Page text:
India’s ferocious second wave of Covid-19 cases has derailed the plans of Gujarat’s Morbi-based ceramic tile makers’ to commence production at what has been a number of newly constructed plants. Indeed, such is the severity of the current domestic medical situation, that many anticipate commercial operations at most of these new plants in what is India’s largest ceramic industry cluster have been delayed by at least two to three months.
Issues pertaining to procurement, delivery and installation of machinery, availability of construction materials such as steel, a shortage of workers because of lockdowns and a lack of domestic mobility, and general Covid-19-related restrictions are being cited as the principal reasons behind the delays. Installation can be a particular issue as overseas travel becomes more limited, and remote installation of plants is a more fraught, and lengthy, process.
“The operationalization of our two new plants have been pushed back by around 45 days. The plants were expected to start commercial operations in April this year. However, one plant is expected to go on stream next month (June) and the other will start production a month after that, ” according to Bhavesh Varmora, chairman, Varmora Group, which had last year started building two plants in Morbi for manufacturing vitrified tiles.
Anticipating robust growth in demand, especially from overseas markets, ceramic tile makers in Morbi had taken up construction of about 50 new plants in late 2020. Many of them were expected to go into production in May and June 2021, just before the onset of monsoon.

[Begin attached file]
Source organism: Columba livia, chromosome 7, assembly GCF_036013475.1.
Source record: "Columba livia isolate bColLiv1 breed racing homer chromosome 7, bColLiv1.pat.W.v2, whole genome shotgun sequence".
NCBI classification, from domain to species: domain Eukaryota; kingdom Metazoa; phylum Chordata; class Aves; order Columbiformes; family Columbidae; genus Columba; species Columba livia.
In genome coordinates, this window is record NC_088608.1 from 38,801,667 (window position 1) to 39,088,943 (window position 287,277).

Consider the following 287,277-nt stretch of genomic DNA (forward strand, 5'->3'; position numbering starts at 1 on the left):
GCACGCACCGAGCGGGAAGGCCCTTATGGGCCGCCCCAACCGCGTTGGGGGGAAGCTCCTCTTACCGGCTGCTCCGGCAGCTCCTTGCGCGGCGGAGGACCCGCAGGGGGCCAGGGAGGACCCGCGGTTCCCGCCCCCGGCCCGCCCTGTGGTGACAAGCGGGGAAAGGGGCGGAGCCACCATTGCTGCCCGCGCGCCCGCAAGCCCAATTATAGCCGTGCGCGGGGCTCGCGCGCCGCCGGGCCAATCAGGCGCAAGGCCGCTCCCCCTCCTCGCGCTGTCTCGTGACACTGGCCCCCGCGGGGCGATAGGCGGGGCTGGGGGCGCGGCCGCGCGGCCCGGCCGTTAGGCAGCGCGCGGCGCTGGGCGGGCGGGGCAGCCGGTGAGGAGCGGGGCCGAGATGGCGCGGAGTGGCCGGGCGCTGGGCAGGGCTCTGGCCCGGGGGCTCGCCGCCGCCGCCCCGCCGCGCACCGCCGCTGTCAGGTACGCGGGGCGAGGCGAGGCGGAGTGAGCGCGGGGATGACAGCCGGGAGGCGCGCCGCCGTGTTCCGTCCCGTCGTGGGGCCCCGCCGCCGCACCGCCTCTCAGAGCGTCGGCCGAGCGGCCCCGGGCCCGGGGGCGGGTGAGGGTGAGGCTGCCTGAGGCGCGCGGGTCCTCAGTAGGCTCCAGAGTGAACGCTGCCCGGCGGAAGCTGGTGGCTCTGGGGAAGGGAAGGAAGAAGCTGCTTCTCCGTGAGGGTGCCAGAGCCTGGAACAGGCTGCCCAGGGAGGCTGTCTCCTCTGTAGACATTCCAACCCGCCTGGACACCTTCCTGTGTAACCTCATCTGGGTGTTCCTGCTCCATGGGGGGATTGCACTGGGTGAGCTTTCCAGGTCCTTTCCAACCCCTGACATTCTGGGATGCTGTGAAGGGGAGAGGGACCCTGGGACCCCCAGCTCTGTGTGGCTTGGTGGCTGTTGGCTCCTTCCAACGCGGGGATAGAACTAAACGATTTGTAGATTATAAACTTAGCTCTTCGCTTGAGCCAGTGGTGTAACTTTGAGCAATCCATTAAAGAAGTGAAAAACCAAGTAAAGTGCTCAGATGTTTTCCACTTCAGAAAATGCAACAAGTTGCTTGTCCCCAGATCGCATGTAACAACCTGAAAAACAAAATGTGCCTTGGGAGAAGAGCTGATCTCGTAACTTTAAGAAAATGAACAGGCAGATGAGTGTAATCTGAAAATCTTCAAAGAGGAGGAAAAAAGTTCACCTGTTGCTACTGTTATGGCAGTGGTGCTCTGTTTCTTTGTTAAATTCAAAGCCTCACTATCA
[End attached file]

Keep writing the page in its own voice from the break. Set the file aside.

“Procurement of machinery is hampered due to the shortage of import containers, and workers are also not easily available for construction due to the pandemic. Commercial production at many new plants will be delayed by two or three months,” according to Mukesh Ughreja, president of the vitrified tiles division of Morbi Ceramic Association.
“All activities pertaining to construction and commissioning of new plants have slowed down due to the second wave of the pandemic. Various services providers are facing problems of manpower as they currently operate with fewer workers. The new plants are facing delays in commercial production of up to four months. Those who targeted to begin production in twelve months will now take 16 months to start production,” according to K G Kundariya, another key office- bearer in Morbi Ceramic Association.
Meanwhile, existing plants are also operating at low capacity as tile demand from the domestic market has been affected due to the restrictions and lockdowns in several states to battle Covid-19. Exports to the international markets have also been affected due to the issues regarding availability of containers to ship tiles.
With India going through such a difficult time, it seems almost churlish to consider that the ceramic industry can be that important. However, it puts food on many tables and is a major employer all over the country both directly within factories and sales and also through the widespread anciliary industries that it supports. As a growing, globally-important sector, perhaps the country’s ceramic industry leaders could begin putting more pressure on the Indian government to ensure that the benefits of the innovation and excellence shown by these manufacturers, and the resultant hard-earned tax dollars so happily collected by the regional and federal agencies, could be more usefully distributed in the support and welfare of the nation’s workforce, than chasing dreams of interstellar exploration? One can only hope…